MSPs expected to repeal football sectarianism act in vote
A Labour bid to scrap the legislation will be decided at the Scottish Parliament later on Thursday.
A controversial law aimed at tackling sectarian behaviour at football is expected to be repealed in a vote at Holyrood.
Labour MSP James Kelly’s Bill to scrap the Offensive Behaviour at Football and Threatening Communications (Scotland) Act is expected to be passed in its final stage at the Scottish Parliament.
The Act was introduced by the majority SNP government in the last parliament but all opposition parties want to ditch it.
The legislation has faced criticism from legal experts, fans’ groups and equalities organisations who have argued it is unworkable and unfairly targets football fans.
The Scottish Government has said it will respect the will of Parliament but that repeal of the Act would mark a “sad day” for Scotland.
Speaking in advance of the debate and vote, Mr Kelly said the legislation had been “completely discredited”.
He said: “The law was a simplistic attempt to solve a complex problem.
“Sectarianism is a problem in Scotland that goes back generations. It can’t be solved in 90 minutes on a Saturday. The way to fix it is in classrooms and community groups.
“Instead, spending on anti-sectarianism projects has plummeted. The SNP chased some headlines, passed a bad law and pretended that the problem was fixed. That’s not good enough and it’s time to get serious about this.”
Scottish Green MSPs have urged football clubs to consider the strict liability rules which apply elsewhere in Europe, under which clubs can be punished for the conduct of fans.
Justice spokesman John Finnie said: “It’s clearer than ever that the Act has not been an effective way to address sectarianism. Many of the activities it aimed to tackle are already covered by other legislation.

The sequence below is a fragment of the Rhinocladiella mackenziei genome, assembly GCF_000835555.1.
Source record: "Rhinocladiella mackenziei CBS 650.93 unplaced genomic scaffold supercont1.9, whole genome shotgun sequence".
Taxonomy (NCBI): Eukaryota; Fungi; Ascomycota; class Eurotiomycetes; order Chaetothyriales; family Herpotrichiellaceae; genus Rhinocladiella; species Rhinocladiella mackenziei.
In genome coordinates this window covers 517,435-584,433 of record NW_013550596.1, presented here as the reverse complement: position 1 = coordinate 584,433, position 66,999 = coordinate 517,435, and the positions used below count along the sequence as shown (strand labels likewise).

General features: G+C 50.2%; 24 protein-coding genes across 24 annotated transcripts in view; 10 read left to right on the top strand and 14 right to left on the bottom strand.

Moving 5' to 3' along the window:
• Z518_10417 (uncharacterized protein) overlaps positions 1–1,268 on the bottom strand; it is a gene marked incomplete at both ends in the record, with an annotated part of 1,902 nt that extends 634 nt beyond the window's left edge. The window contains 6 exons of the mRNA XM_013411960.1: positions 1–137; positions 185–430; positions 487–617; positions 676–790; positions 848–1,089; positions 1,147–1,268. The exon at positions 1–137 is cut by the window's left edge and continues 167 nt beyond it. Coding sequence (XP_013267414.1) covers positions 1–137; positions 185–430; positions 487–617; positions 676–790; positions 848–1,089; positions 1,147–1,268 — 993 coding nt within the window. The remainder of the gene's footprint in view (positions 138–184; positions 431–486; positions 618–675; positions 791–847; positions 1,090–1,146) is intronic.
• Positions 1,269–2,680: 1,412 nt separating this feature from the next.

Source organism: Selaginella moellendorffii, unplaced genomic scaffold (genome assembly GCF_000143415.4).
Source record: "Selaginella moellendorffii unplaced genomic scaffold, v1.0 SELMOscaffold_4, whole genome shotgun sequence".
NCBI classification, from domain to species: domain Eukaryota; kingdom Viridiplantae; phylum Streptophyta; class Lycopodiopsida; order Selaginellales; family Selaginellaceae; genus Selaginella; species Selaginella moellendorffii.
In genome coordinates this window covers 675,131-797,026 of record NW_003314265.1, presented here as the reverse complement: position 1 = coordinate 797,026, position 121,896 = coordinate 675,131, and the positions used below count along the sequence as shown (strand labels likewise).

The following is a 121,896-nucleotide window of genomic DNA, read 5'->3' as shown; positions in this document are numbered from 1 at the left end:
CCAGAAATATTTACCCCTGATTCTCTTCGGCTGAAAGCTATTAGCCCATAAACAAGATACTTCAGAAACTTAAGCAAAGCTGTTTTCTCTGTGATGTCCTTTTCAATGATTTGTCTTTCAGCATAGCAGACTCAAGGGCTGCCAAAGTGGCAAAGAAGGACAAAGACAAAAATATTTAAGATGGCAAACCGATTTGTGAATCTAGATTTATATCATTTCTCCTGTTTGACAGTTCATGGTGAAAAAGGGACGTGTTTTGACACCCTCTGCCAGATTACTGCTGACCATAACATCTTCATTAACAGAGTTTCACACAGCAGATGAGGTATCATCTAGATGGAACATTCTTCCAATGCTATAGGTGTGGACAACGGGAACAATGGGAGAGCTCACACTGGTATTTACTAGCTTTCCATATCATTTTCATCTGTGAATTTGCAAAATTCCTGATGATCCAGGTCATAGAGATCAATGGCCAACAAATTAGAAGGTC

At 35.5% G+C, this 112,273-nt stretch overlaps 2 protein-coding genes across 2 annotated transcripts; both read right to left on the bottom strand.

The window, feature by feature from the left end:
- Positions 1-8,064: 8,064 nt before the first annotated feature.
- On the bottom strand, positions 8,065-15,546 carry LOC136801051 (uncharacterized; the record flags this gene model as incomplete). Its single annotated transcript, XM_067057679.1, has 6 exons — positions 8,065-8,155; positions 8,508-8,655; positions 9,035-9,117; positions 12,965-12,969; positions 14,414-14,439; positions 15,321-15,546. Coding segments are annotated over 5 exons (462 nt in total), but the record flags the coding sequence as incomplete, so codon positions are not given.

“Football clearly has a particular issue with sectarianism and clubs must look again at the strict liability model which applies elsewhere in Europe.
“If clubs face losing points over sectarian incidents, they are more likely to help deter fans from undermining their teams.”
Minister for Community Safety Annabelle Ewing added: “I continue to believe that the repeal of the Offensive Behaviour at Football and Threatening Communication Act is foolhardy and sends out the wrong signal, particularly following a number of incidents over the course of this season where the shadow of sectarianism has again been cast over our national game.
“The Act is supported by a number of victims and equality groups and research published by Youthlink Scotland and ScotCen Social Research into sectarian language used on social media this week has again confirmed the direct link between sectarianism and football in this country.
“Repeal will compromise the ability of police and prosecutors to charge people for unacceptable behaviour and those supporting repeal have failed to recognise how removing legislation designed to protect vulnerable and minority communities will have a negative impact.”
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